In sports and management, there are basic skills to be learned. Discipline helps to develop and enhance skills.
In the last six months, I have invested a lot of time to develop and increase some of my basic skills as a tennis player. I have taken individual lessons, gone to group clinics, practiced with the ball machine and played tennis with friends and groups three to four times a week.
My forehand is improving, yet I have a long way to go with developing the “top spin” I desire to have as one of my stroke options. In the last few months I have changed my approach to serving and my learning curve with that basic skill continues.
There are some days when strokes are relatively smooth and other days when I feel like I am a beginner. I will continue on my improving basic skills journey as a tennis player.
There are many examples of basic skills to be learned in sports. In baseball there are hitting, throwing, catching, bunting, running, sliding, stealing and back-up skills to be learned. In basketball there are shooting, dribbling, passing, free-throw, covering, jumping and picking skills to achieve. In tennis there is forehand, backhand, volley, overhead, serving, receiving and drop shot skills to be developed.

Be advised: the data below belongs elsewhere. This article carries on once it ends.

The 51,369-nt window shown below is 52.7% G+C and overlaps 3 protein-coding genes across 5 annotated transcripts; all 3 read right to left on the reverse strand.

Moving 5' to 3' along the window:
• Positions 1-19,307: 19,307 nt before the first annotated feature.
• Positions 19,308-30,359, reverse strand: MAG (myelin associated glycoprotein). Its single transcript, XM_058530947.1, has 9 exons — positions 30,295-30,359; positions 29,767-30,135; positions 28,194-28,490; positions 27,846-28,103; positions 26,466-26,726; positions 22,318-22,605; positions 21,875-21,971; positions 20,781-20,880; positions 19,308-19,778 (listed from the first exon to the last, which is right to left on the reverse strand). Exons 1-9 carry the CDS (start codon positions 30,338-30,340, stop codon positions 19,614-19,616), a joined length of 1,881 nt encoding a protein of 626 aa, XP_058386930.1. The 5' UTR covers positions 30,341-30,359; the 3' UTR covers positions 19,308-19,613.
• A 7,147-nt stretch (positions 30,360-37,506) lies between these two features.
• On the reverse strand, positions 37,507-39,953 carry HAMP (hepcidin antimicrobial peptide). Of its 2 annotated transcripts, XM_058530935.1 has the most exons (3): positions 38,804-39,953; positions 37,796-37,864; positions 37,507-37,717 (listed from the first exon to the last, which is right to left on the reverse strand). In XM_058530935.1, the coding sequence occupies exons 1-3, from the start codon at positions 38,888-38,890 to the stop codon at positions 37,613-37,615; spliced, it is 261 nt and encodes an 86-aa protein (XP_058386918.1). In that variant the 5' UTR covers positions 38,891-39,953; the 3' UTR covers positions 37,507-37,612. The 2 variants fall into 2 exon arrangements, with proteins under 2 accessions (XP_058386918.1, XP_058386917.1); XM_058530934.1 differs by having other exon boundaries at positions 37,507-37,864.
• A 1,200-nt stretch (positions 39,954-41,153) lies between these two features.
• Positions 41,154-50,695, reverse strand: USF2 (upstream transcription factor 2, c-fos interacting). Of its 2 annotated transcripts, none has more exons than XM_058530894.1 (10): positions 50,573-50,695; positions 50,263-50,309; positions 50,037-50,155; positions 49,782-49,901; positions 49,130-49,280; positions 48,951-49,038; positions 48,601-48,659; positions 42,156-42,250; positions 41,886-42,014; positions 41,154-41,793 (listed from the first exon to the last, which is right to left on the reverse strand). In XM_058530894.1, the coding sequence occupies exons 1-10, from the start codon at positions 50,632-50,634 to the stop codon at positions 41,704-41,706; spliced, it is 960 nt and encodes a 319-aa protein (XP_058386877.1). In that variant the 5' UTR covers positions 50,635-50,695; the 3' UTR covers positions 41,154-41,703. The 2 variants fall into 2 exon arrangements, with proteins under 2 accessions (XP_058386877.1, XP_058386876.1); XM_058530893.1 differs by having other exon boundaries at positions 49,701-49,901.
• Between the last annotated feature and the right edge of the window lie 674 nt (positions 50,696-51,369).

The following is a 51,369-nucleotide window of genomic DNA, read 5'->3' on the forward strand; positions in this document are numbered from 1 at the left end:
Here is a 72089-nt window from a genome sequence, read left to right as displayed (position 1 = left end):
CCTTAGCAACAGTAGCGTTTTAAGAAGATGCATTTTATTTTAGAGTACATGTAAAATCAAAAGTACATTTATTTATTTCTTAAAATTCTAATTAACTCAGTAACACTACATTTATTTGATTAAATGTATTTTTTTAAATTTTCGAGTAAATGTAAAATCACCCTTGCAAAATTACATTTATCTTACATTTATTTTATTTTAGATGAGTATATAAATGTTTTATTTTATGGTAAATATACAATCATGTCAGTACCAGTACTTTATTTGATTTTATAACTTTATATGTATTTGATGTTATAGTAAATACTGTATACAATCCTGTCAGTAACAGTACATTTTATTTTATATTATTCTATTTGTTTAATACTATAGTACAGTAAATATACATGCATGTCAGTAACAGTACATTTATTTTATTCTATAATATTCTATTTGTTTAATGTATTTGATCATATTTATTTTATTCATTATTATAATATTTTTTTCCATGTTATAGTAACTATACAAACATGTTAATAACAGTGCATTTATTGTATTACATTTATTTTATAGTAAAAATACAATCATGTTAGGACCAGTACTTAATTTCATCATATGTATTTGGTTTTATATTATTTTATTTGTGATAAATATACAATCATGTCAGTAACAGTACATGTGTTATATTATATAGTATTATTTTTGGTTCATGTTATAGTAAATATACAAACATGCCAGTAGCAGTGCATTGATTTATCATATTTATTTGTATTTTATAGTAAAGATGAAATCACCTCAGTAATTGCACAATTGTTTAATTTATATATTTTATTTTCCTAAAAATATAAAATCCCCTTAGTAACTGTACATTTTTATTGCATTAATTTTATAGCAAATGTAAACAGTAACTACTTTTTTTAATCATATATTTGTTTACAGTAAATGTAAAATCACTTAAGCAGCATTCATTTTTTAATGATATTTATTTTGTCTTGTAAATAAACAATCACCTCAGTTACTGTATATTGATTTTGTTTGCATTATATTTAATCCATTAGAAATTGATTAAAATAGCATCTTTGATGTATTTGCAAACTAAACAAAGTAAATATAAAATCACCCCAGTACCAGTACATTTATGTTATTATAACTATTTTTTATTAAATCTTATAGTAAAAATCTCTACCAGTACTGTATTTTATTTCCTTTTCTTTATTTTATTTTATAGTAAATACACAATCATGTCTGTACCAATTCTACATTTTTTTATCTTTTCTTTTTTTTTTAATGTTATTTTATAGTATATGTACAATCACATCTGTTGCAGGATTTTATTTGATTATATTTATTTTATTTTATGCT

Each sport has its own set of necessary basic skills to be mastered to some level.
In business and management there are common skills to be learned in most every industry. Yet, each line of business will have specific product or service knowledge to be acquired.
Time management, communication, teamwork and computer skills are some of the more common basic skills. Many industries will have specific and special tools and equipment and thus basic skills of those tools and pieces of equipment need to be learned.
In your line of business, what are the basic skills? What types of orientation, training and support do you have, to learn those skills? Are the approaches individual and specialized or “on the job” learning? Is the training you receive adequate? Is it on-going? Are there regular opportunities to increase your skill levels?
And how about discipline within your orientation and training? Is there a set process and standards by which you are measured? Are there practice opportunities?
Disciplines of learning skills are important. Instruction, focused training and coaching, practice, measurements, tweaking of techniques are critical to enhance individual and team skills. Sports teams typically will invest almost as much or more time in practice than time in games.
Consider what would happen if in business settings we took time to practice. Many businesses spend no time at practice. What are your thoughts and reasons regarding the lack of practice? And what about the discipline of a “game plan”? In your business, what is your game/work plan? What about huddles, “chalk talk,” reviewing video tapes and warm up calisthenics?
When we consider lessons to be learned from sports, there is a lot of food for thought!